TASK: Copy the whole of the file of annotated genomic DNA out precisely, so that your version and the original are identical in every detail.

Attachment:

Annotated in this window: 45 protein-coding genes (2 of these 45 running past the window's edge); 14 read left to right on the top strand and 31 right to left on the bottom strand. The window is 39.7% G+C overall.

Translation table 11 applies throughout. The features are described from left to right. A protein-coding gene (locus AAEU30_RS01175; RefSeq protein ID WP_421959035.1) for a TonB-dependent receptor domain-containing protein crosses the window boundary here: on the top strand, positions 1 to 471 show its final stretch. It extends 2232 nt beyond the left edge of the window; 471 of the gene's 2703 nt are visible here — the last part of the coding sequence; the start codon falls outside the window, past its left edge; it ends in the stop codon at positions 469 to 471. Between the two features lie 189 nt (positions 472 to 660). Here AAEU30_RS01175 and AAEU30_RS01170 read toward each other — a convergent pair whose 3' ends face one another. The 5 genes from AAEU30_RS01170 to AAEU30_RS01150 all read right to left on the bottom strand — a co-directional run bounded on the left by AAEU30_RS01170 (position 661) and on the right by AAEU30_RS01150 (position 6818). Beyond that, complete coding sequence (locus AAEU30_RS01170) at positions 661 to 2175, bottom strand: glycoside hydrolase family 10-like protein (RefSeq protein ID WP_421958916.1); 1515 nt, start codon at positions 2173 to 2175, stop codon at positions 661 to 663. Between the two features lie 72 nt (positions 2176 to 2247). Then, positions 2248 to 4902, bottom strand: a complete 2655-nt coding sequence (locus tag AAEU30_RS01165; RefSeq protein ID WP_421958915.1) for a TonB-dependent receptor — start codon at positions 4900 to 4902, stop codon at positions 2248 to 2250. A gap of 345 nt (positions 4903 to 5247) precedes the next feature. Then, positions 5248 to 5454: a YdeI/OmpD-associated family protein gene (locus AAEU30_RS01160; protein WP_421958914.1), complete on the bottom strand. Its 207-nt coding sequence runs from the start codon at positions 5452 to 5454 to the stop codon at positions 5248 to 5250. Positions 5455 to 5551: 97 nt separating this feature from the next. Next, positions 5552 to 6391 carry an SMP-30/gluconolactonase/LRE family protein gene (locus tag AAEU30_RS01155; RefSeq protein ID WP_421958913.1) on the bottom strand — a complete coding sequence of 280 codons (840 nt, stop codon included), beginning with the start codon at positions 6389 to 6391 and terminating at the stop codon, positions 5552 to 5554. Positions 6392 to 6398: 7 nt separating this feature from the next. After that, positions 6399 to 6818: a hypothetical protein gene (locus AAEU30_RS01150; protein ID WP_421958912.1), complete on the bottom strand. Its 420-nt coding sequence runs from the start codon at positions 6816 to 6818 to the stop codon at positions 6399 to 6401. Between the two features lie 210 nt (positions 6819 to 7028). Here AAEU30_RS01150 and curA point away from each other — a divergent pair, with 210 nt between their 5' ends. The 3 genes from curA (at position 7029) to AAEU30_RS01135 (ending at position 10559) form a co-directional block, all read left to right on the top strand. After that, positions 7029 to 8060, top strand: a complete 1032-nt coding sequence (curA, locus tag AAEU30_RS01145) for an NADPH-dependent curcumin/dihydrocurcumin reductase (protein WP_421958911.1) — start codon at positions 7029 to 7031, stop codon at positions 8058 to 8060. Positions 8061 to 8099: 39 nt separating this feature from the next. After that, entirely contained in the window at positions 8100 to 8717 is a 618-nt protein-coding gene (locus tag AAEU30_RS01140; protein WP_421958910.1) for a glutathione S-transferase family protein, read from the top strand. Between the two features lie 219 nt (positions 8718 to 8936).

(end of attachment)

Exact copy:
Annotated in this window: 45 protein-coding genes (2 of these 45 running past the window's edge); 14 read left to right on the top strand and 31 right to left on the bottom strand. The window is 39.7% G+C overall.

Translation table 11 applies throughout. The features are described from left to right. A protein-coding gene (locus AAEU30_RS01175; RefSeq protein ID WP_421959035.1) for a TonB-dependent receptor domain-containing protein crosses the window boundary here: on the top strand, positions 1 to 471 show its final stretch. It extends 2232 nt beyond the left edge of the window; 471 of the gene's 2703 nt are visible here — the last part of the coding sequence; the start codon falls outside the window, past its left edge; it ends in the stop codon at positions 469 to 471. Between the two features lie 189 nt (positions 472 to 660). Here AAEU30_RS01175 and AAEU30_RS01170 read toward each other — a convergent pair whose 3' ends face one another. The 5 genes from AAEU30_RS01170 to AAEU30_RS01150 all read right to left on the bottom strand — a co-directional run bounded on the left by AAEU30_RS01170 (position 661) and on the right by AAEU30_RS01150 (position 6818). Beyond that, complete coding sequence (locus AAEU30_RS01170) at positions 661 to 2175, bottom strand: glycoside hydrolase family 10-like protein (RefSeq protein ID WP_421958916.1); 1515 nt, start codon at positions 2173 to 2175, stop codon at positions 661 to 663. Between the two features lie 72 nt (positions 2176 to 2247). Then, positions 2248 to 4902, bottom strand: a complete 2655-nt coding sequence (locus tag AAEU30_RS01165; RefSeq protein ID WP_421958915.1) for a TonB-dependent receptor — start codon at positions 4900 to 4902, stop codon at positions 2248 to 2250. A gap of 345 nt (positions 4903 to 5247) precedes the next feature. Then, positions 5248 to 5454: a YdeI/OmpD-associated family protein gene (locus AAEU30_RS01160; protein WP_421958914.1), complete on the bottom strand. Its 207-nt coding sequence runs from the start codon at positions 5452 to 5454 to the stop codon at positions 5248 to 5250. Positions 5455 to 5551: 97 nt separating this feature from the next. Next, positions 5552 to 6391 carry an SMP-30/gluconolactonase/LRE family protein gene (locus tag AAEU30_RS01155; RefSeq protein ID WP_421958913.1) on the bottom strand — a complete coding sequence of 280 codons (840 nt, stop codon included), beginning with the start codon at positions 6389 to 6391 and terminating at the stop codon, positions 5552 to 5554. Positions 6392 to 6398: 7 nt separating this feature from the next. After that, positions 6399 to 6818: a hypothetical protein gene (locus AAEU30_RS01150; protein ID WP_421958912.1), complete on the bottom strand. Its 420-nt coding sequence runs from the start codon at positions 6816 to 6818 to the stop codon at positions 6399 to 6401. Between the two features lie 210 nt (positions 6819 to 7028). Here AAEU30_RS01150 and curA point away from each other — a divergent pair, with 210 nt between their 5' ends. The 3 genes from curA (at position 7029) to AAEU30_RS01135 (ending at position 10559) form a co-directional block, all read left to right on the top strand. After that, positions 7029 to 8060, top strand: a complete 1032-nt coding sequence (curA, locus tag AAEU30_RS01145) for an NADPH-dependent curcumin/dihydrocurcumin reductase (protein WP_421958911.1) — start codon at positions 7029 to 7031, stop codon at positions 8058 to 8060. Positions 8061 to 8099: 39 nt separating this feature from the next. After that, entirely contained in the window at positions 8100 to 8717 is a 618-nt protein-coding gene (locus tag AAEU30_RS01140; protein WP_421958910.1) for a glutathione S-transferase family protein, read from the top strand. Between the two features lie 219 nt (positions 8718 to 8936).